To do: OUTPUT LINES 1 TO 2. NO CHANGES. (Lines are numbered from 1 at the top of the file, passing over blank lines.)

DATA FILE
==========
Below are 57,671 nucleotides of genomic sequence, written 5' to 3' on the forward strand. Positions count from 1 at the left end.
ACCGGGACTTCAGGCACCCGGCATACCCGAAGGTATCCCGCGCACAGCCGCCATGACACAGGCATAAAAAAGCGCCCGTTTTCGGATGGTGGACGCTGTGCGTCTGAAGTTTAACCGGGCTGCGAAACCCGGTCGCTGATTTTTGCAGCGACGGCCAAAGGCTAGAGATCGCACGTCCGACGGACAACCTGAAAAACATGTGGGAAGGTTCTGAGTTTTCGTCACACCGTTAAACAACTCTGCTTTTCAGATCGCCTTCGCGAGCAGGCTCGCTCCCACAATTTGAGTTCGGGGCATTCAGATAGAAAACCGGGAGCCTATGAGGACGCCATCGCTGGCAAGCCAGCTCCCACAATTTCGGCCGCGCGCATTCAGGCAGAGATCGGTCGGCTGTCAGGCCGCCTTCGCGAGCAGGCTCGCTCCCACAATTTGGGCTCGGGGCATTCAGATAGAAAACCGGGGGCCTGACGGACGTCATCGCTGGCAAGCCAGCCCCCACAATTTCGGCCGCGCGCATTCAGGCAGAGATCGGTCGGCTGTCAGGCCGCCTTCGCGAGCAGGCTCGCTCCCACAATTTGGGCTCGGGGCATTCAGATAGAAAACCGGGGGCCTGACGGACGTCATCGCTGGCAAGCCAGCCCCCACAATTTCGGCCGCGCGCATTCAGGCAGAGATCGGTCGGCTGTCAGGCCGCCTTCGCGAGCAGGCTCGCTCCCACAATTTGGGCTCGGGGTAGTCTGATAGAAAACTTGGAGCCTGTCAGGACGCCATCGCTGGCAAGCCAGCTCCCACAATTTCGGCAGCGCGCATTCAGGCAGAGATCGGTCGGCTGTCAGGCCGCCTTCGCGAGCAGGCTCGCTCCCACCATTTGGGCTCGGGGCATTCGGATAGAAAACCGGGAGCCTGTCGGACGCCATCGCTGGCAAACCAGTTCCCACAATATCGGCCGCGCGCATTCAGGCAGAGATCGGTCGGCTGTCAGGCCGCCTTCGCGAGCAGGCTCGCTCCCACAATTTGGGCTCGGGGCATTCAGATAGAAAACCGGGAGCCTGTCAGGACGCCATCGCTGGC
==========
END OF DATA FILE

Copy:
Below are 57,671 nucleotides of genomic sequence, written 5' to 3' on the forward strand. Positions count from 1 at the left end.
ACCGGGACTTCAGGCACCCGGCATACCCGAAGGTATCCCGCGCACAGCCGCCATGACACAGGCATAAAAAAGCGCCCGTTTTCGGATGGTGGACGCTGTGCGTCTGAAGTTTAACCGGGCTGCGAAACCCGGTCGCTGATTTTTGCAGCGACGGCCAAAGGCTAGAGATCGCACGTCCGACGGACAACCTGAAAAACATGTGGGAAGGTTCTGAGTTTTCGTCACACCGTTAAACAACTCTGCTTTTCAGATCGCCTTCGCGAGCAGGCTCGCTCCCACAATTTGAGTTCGGGGCATTCAGATAGAAAACCGGGAGCCTATGAGGACGCCATCGCTGGCAAGCCAGCTCCCACAATTTCGGCCGCGCGCATTCAGGCAGAGATCGGTCGGCTGTCAGGCCGCCTTCGCGAGCAGGCTCGCTCCCACAATTTGGGCTCGGGGCATTCAGATAGAAAACCGGGGGCCTGACGGACGTCATCGCTGGCAAGCCAGCCCCCACAATTTCGGCCGCGCGCATTCAGGCAGAGATCGGTCGGCTGTCAGGCCGCCTTCGCGAGCAGGCTCGCTCCCACAATTTGGGCTCGGGGCATTCAGATAGAAAACCGGGGGCCTGACGGACGTCATCGCTGGCAAGCCAGCCCCCACAATTTCGGCCGCGCGCATTCAGGCAGAGATCGGTCGGCTGTCAGGCCGCCTTCGCGAGCAGGCTCGCTCCCACAATTTGGGCTCGGGGTAGTCTGATAGAAAACTTGGAGCCTGTCAGGACGCCATCGCTGGCAAGCCAGCTCCCACAATTTCGGCAGCGCGCATTCAGGCAGAGATCGGTCGGCTGTCAGGCCGCCTTCGCGAGCAGGCTCGCTCCCACCATTTGGGCTCGGGGCATTCGGATAGAAAACCGGGAGCCTGTCGGACGCCATCGCTGGCAAACCAGTTCCCACAATATCGGCCGCGCGCATTCAGGCAGAGATCGGTCGGCTGTCAGGCCGCCTTCGCGAGCAGGCTCGCTCCCACAATTTGGGCTCGGGGCATTCAGATAGAAAACCGGGAGCCTGTCAGGACGCCATCGCTGGC